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I have some coordinates from an old Oracle database (AMANDA) and I don't recognize the format.

For example, converting these coordinates: 3109020, 10114224 Should result in a point near latitude, longitude: 30.195855, -97.756467

Does anyone recognize this format and how to convert to lat/lon?

  • Please post the lat/long (and datum) of "a location" so that people can test their guess. – Kirk Kuykendall Apr 19 at 18:43
  • The only information I have is that these coordinates (3109020, 10114224) should point to 2103 LEMON DRIVE, AUSTIN, Texas, 78744, USA. – Anthony Stokes Apr 19 at 19:05
  • The lat/long of that address is 30.195775, -97.756602. Google Maps. – csk Apr 19 at 19:43
  • Sure seems like there should be a web site/service where you can enter x,y long/lat, push a button, then be presented with a list of possible coordinate systems. – Kirk Kuykendall Apr 19 at 19:55
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    @KirkKuykendall There is an online tool called Projfinder that works well with registered coordinate systems and takes your x, y as input, and a map display to reference the location. I gave it a try in this specific case, but it did not find a match unfortunately. – FSimardGIS Apr 20 at 22:21
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That looks like a projected Coordinate System, with units in either feet or meters.

You can figure out what coordinate system your points are in by trying out different coordinate conversions on this website.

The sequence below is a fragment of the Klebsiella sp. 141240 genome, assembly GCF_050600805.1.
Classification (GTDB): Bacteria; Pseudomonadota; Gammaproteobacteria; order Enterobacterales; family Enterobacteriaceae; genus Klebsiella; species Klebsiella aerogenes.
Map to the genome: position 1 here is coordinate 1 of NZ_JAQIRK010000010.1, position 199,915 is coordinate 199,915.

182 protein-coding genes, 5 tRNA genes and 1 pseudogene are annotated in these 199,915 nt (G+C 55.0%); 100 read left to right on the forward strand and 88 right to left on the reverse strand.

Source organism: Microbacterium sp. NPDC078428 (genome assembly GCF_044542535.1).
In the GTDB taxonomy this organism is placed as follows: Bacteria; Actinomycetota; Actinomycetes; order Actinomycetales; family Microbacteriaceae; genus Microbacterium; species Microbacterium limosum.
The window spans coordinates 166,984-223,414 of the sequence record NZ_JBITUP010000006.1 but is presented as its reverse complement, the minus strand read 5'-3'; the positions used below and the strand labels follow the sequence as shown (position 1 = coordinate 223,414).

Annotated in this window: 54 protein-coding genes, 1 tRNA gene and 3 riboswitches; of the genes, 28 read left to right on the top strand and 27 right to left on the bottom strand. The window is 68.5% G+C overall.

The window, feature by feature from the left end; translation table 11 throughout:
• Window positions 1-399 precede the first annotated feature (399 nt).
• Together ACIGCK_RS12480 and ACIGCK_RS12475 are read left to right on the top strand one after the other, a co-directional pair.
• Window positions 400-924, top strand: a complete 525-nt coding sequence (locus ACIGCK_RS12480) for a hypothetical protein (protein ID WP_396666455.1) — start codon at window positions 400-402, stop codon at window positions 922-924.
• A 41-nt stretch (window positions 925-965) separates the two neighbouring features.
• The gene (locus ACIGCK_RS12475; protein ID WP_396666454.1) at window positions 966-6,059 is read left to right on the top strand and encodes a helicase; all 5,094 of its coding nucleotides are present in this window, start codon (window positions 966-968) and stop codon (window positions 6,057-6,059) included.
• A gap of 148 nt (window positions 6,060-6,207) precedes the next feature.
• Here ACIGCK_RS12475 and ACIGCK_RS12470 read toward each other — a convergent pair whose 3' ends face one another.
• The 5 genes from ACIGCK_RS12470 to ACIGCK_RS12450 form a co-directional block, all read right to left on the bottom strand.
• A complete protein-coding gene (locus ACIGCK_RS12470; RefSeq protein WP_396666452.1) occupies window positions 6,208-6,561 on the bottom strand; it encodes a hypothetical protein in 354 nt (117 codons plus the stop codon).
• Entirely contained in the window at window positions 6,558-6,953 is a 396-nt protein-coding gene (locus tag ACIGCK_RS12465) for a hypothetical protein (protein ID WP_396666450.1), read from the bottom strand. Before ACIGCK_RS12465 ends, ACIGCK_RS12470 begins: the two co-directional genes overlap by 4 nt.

Enter the lat/long of a coordinate, choose the target CRS, and click convert. Try out different target CRS's until the conversion gives you the known coordinates.

Given the location, start by testing CRS's with Texas in their name, eg:

  • EPSG 3082, NAD83 / Texas Centric Lambert Conformal
  • EPSG 3081, NAD83 / Texas State Mapping System
  • etc

It shouldn't take long to test all 10 Texas-specific CRS's. If none of them work, expand the search to US-specific CRS's, and North American-specific CRS's.

Remember that the US often uses US survey feet or (international) feet for the unit of measure. When you see large numbers like that, check the foot-based coordinate reference systems first. Austin falls into the Texas Central zone in the State Plane Coordinate System, maybe try that one first. You will find it difficult to determine which geographic CRS is being used. It's probably one of the NAD 83 ones, but there have been several re-adjustments and coordinate differ at the centimeter to decimeter-level.


An alternate approach is to figure out where the origin of the CRS is. Then you can limit your search to CRS's with that origin. Find the origin by measuring from the known point, 3109020 units to the west and 10114224 to the south. Since the data is in the US, you'll have to test it with both meters and feet. If the origin is on the equator you're probably looking at a UTM projection.

  • I tried all of the Texas conversions and US conversions that seemed relevant. No luck as of yet. I'll try second method and report back. – Anthony Stokes Apr 20 at 20:16
  • I had another hypothesis - what if these coordinates are supposed to have decimal places in them? The lat/long point at (31.09020N, 101.14224W) is in Texas. It's a couple of hundred miles WNW of where the corresponding point is supposed to be, though. – csk Apr 21 at 1:18

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